If having your career objective be known is important for you, you can include it in your LinkedIn headline or “about” section. Once you include your LinkedIn link in the header of your resume, the employers can see what your main objective is the minute they view your LinkedIn profile.
And a bonus? Getting rid of the objective statement on your resume gives you more space to write about all of your experiences and accomplishments! (And maybe even add additional ones you didn’t think you had room for!)
FACT: I should order my experiences from most recent to oldest.
Formatting your previous and current job roles by the most current to the oldest can help employers focus on that current job and the tasks that you’ve completed most recently- the tasks that are the freshest.
This remains true for all experiences including paid roles, leadership roles, volunteer experience, and freelance work.
MYTH: I need to include references or “References Available Upon Request” on my resume.
Reminder: Before you give away anyone’s personal information as a reference, make sure you confirm with them that you are able to list them as a reference to potential employers. Always notify them when you have done so.
Not only should you NEVER include direct reference names and contact information on your resume, you don’t actually need to include any references on your resume. Similarly to your home address, references are not needed on your resume because you have most likely included it somewhere else during the application process (or the employer will specifically ask for it at that stage in the hiring process).
The only time you will include reference names and contact information is if the employer asks, and you won’t add it to your resume. Instead, you may need to submit a letter of recommendation written by them along with your resume, or the employer will ask you for the references contact information themselves.
FACT: I should include volunteer experience on my resume.
This remains true for all experiences that are unpaid. Paid roles are not the only thing you include on your resume. Including volunteer experiences and leadership roles show employers that you can take on multiple roles and tasks. Participating in other roles outside of your main job is a great way to show how you get involved.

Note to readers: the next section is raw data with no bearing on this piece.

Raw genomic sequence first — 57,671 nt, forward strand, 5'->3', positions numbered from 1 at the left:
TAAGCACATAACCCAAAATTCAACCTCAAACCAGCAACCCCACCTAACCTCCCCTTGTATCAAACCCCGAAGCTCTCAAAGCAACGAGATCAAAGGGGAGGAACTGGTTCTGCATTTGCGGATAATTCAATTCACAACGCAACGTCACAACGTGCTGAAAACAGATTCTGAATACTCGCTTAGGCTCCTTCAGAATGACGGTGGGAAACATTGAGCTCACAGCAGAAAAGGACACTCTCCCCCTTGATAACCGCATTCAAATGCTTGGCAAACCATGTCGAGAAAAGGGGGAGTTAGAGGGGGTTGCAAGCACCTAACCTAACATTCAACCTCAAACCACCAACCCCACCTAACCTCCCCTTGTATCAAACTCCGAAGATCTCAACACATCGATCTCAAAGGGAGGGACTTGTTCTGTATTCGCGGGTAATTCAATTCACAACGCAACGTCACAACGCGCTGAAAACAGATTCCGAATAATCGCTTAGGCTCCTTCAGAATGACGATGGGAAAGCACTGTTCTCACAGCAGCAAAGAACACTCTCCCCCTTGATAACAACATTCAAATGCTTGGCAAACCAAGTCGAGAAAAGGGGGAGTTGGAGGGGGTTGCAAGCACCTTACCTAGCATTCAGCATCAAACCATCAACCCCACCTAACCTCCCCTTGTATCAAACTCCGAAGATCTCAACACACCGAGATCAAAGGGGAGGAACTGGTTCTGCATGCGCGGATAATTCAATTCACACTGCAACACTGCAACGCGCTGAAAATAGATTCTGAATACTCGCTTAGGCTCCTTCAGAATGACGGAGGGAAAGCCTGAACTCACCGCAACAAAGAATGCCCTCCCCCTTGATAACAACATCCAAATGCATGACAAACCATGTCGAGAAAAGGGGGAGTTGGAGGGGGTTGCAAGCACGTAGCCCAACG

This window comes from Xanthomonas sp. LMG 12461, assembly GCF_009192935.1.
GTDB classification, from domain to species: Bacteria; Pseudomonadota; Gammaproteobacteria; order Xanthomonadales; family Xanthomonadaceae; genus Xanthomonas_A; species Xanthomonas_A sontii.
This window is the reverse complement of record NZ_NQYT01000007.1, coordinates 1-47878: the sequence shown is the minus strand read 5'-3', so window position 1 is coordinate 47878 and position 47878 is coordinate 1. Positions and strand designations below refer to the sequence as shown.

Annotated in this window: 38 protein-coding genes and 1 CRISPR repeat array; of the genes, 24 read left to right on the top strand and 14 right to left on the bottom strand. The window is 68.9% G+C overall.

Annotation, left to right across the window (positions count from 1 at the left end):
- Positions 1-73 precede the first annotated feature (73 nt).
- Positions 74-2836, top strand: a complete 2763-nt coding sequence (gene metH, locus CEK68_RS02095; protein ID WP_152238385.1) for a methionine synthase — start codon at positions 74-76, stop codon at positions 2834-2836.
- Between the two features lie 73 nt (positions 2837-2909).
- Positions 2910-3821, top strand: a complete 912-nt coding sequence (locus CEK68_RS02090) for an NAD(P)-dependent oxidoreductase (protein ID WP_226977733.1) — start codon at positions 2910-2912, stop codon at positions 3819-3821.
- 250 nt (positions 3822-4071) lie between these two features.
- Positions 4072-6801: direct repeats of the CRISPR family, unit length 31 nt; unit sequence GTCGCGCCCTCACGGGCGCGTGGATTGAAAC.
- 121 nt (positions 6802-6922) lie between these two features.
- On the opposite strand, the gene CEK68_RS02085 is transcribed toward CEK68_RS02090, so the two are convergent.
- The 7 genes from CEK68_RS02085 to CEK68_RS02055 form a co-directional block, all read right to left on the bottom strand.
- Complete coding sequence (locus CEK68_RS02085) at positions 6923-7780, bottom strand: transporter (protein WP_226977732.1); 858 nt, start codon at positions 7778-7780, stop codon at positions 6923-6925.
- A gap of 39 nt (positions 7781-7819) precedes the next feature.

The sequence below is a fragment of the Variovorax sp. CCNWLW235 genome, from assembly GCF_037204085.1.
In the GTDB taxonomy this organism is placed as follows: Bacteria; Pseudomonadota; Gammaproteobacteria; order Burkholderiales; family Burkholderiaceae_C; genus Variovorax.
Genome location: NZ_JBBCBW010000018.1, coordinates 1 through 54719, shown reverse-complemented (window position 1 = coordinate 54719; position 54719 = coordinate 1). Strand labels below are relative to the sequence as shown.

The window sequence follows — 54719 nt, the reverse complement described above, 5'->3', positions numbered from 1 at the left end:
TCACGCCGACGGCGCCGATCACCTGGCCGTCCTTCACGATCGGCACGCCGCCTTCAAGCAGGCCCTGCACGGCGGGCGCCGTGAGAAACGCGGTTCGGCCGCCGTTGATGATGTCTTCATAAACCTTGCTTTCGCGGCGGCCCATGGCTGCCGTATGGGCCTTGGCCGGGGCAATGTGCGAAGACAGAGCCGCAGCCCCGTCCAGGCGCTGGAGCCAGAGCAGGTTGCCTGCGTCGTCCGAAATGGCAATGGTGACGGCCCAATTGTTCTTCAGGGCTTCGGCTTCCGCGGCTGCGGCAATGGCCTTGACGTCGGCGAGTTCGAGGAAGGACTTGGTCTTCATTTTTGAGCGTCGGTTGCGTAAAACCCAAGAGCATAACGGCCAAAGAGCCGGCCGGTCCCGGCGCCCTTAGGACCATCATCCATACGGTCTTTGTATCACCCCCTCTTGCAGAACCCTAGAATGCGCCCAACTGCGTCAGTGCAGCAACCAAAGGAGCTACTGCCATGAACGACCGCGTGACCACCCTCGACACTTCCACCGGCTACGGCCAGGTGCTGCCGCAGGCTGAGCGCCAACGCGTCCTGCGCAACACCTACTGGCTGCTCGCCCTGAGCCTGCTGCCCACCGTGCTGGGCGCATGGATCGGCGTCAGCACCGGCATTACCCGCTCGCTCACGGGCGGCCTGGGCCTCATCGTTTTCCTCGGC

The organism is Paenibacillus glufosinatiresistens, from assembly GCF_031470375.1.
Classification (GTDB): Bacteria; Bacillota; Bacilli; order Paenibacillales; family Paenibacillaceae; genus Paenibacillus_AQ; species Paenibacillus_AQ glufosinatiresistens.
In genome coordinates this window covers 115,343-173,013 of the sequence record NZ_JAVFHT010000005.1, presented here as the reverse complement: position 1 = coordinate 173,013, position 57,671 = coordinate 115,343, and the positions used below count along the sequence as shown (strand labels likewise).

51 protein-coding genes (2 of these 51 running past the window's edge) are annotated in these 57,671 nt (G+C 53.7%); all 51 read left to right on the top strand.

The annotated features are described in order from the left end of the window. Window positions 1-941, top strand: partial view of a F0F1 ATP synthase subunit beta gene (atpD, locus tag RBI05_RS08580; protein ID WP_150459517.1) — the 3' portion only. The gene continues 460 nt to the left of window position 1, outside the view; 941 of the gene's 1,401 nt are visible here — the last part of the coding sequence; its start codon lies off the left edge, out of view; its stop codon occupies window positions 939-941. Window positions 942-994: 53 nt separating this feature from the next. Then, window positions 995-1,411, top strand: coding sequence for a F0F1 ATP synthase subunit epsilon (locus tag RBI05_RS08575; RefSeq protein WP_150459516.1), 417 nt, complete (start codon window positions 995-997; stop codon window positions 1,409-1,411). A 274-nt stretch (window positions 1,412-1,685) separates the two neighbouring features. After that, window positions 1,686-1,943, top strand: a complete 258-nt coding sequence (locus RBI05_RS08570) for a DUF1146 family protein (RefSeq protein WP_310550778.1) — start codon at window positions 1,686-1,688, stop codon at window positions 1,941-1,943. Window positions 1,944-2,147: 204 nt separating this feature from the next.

If the company is one that believes in connecting with the community, volunteer experience can also help you connect to the company and their mission statement, culture and values.
MYTH: I should include both hard and soft skills on my resume.
Including soft skills in the skills section of your resume is a common misconception among students. Before we talk about what you should include in the skills section of your resume, let’s distinguish the difference between soft and hard skills.
Soft skills are skills that are non-technical skills that relate to how you work. This can include interpersonal skills, time management skills, communication skills, and skills regarding answering phone calls and emails. Instead of including these in the skill section of your resume, we recommend that you express these non-technical skills in the tasks under each job role.
As for hard skills, these are what should be included in the skills section of your resume. They include technical skills such as editing software, web applications that you have experience using, languages you speak, etc.
Including the hard skills in your skills section can help employers distinguish between potential hires and non-potential hires by the programs they know how to use that will be required within the job. (They are also great keywords that the previously mentioned Applicant Tracking Systems can pick up on!)
FACT: I should start every bullet point with a past-tense action verb, despite being a current role.
Reminder: Try not to use the same action verb more than once. If you need to include it more than once, narrow it to only two instances and don’t use it back to back. For example, don’t have two sentences next to each other starting with the same action verb.
No matter if the role is a current or previous one, it is always important to start each bullet point for your tasks with a past-tense action verb. The reason for this is because every task you include should be one that has been completed within the role.
You should NEVER include a task that you haven’t completed within the position. The last thing you want is to have the employer think you have experience with a task when you’ve never done it.
If you need help coming up with action verbs for your previous roles, here is a list of possible action verbs to use.